Gil Scott-Heron's "Reflections" (1981) album cover

If you missed Alec Wilkinson’s illuminating profile of Gil Scott-Heron (of “The Revolution Will Not Be Televised” fame) in the New Yorker a couple weeks ago—you need to be a subscriber to read the full text—you should at least peep the touching photo slideshow that follows and listen to its running commentary from one of Scott-Heron’s former lovers, Monique de Latour. Her images and narration add insight into Scott-Heron’s struggles with drug abuse and battered self-image. Despite his gaunt appearance, dude still possesses one of music’s most expressive faces and resonant voices.

She quotes one of his lyrics:

Go away
I can’t stand to see your face
Cause you’ve seen the weakest me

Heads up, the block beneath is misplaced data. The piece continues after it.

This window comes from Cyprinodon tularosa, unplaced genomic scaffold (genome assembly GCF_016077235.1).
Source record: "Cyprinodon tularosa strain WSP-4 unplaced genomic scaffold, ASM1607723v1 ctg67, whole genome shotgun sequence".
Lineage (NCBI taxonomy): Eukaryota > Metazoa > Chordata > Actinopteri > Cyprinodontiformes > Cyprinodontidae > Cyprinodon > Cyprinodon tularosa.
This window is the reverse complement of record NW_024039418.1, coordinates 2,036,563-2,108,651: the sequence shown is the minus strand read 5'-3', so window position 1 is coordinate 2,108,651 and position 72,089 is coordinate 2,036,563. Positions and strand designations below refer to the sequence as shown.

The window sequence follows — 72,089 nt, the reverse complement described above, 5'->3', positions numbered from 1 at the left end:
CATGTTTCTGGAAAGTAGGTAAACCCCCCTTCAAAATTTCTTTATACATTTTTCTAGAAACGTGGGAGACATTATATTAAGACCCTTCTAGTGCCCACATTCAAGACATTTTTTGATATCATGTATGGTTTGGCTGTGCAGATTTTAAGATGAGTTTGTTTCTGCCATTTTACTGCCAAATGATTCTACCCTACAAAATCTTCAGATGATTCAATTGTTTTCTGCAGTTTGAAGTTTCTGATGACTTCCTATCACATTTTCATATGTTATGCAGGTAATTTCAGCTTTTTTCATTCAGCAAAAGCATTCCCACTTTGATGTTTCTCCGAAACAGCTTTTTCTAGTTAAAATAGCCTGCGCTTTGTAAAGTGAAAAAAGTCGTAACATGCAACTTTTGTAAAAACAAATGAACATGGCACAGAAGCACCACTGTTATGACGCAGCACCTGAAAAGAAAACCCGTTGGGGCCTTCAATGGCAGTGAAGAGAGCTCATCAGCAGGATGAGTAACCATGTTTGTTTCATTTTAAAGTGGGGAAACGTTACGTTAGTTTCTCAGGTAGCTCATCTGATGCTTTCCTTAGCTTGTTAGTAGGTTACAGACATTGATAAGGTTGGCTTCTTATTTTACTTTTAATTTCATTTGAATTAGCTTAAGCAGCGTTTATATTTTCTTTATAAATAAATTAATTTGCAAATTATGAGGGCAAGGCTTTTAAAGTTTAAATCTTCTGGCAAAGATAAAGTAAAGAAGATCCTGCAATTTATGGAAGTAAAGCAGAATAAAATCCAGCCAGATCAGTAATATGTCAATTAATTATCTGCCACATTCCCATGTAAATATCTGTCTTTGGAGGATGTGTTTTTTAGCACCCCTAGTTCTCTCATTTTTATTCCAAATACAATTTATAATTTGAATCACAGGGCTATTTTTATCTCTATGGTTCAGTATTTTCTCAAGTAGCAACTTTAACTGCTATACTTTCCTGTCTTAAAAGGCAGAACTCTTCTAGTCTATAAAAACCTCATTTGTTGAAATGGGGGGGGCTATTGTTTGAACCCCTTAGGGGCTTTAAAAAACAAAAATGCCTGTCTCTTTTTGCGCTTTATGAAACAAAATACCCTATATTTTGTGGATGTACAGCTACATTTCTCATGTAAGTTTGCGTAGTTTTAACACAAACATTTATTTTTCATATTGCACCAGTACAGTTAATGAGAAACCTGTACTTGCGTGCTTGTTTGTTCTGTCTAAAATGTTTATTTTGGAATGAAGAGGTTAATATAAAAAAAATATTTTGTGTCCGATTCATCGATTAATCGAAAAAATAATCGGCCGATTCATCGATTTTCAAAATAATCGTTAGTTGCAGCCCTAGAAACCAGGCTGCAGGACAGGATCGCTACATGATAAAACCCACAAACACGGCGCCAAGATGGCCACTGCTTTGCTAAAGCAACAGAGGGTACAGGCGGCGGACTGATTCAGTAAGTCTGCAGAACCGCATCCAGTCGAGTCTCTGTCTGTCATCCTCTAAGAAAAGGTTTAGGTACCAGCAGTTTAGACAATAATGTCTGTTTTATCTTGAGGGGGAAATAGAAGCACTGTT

And now you know I’m only human
Instead of all the things I’d like to be

His latest album, I’m New Here, is also definitely worth downloading. His deep vocals are in top form.

Choice cuts: “

” “Running,” and this ill video for “Me and the Devil.” It’s been out for several months and I initially dismissed it as being mired in NY skater-dude/badass cliché, but now I’ve turned a corner and can get into the nite-crawler ghoulishness of it all.

The photos follow:

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